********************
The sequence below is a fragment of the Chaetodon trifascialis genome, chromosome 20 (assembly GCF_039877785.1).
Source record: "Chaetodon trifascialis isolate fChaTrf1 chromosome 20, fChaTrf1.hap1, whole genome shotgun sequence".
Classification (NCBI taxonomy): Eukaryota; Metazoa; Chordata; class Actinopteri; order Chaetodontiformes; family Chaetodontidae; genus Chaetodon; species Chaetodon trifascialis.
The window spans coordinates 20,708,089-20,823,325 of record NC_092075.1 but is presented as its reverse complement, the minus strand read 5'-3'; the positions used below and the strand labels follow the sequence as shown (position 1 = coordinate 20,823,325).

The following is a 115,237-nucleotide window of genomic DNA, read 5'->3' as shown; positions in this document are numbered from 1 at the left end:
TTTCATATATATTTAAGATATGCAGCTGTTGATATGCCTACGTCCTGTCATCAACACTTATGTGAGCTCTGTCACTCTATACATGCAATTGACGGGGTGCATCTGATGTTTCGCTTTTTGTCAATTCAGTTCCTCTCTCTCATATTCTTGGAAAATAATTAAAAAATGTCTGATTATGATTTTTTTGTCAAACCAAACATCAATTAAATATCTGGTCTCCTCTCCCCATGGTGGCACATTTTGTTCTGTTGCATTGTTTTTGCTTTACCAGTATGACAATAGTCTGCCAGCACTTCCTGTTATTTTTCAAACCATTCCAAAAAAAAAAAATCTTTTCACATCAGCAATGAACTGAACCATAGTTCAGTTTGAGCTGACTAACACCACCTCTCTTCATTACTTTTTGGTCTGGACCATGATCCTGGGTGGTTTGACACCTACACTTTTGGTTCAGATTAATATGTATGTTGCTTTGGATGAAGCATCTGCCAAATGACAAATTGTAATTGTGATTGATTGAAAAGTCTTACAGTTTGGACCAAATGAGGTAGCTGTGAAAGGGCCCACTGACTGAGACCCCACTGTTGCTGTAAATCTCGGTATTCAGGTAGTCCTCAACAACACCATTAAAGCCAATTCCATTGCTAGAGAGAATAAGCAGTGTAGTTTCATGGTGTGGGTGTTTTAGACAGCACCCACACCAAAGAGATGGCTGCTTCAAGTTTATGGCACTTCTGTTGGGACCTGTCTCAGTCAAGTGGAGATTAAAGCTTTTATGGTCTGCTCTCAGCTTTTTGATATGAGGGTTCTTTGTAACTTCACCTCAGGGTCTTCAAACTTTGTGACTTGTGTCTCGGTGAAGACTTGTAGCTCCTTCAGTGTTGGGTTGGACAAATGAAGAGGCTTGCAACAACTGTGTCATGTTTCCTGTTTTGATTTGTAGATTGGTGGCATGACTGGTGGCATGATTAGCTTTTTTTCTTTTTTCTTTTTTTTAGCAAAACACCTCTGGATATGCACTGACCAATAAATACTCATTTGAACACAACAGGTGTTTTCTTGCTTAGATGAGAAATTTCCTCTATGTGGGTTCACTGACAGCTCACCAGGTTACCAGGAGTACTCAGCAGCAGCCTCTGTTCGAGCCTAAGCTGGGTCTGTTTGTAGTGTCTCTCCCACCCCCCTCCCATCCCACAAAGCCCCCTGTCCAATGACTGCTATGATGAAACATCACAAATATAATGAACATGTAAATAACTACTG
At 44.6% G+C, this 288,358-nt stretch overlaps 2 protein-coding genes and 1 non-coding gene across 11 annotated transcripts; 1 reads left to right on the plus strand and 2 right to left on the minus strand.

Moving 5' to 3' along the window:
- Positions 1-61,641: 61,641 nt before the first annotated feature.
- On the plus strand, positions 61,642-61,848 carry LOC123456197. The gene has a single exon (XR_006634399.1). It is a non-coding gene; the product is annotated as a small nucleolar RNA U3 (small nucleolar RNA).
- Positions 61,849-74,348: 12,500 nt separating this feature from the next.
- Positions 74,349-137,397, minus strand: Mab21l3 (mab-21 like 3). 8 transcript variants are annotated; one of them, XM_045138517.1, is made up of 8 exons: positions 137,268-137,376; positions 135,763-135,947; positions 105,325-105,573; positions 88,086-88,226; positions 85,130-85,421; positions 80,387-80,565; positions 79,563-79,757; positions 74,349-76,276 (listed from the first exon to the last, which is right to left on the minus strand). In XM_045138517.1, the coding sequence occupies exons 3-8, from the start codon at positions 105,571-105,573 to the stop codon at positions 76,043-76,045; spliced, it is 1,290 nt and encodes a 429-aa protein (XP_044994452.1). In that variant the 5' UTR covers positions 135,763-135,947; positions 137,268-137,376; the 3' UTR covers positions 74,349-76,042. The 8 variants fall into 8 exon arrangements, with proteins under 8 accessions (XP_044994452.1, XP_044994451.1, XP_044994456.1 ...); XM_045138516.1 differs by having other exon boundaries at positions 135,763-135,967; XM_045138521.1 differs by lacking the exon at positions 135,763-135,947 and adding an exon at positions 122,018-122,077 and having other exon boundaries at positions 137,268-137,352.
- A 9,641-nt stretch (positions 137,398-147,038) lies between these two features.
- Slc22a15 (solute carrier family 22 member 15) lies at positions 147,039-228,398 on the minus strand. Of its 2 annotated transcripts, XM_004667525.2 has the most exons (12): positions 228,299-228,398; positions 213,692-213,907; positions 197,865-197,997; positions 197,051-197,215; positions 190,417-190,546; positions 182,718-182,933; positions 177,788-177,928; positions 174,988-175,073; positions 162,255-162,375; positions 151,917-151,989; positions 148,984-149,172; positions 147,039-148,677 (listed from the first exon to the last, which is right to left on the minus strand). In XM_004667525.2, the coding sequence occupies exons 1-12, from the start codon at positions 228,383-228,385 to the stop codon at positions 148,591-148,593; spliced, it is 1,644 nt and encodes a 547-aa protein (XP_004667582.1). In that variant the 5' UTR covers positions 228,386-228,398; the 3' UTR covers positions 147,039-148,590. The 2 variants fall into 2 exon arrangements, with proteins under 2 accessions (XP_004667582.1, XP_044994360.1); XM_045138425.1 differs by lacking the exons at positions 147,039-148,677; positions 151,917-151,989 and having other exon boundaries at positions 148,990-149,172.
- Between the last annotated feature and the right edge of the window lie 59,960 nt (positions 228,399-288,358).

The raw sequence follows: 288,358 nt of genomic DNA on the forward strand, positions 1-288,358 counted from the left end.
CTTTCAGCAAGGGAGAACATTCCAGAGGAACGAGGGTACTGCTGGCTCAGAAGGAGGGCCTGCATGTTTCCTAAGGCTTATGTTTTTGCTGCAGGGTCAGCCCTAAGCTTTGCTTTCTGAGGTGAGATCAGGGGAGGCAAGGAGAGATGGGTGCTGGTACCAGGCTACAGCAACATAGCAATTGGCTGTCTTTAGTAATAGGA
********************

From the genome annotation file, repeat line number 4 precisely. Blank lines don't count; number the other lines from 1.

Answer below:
The window spans coordinates 20,708,089-20,823,325 of record NC_092075.1 but is presented as its reverse complement, the minus strand read 5'-3'; the positions used below and the strand labels follow the sequence as shown (position 1 = coordinate 20,823,325).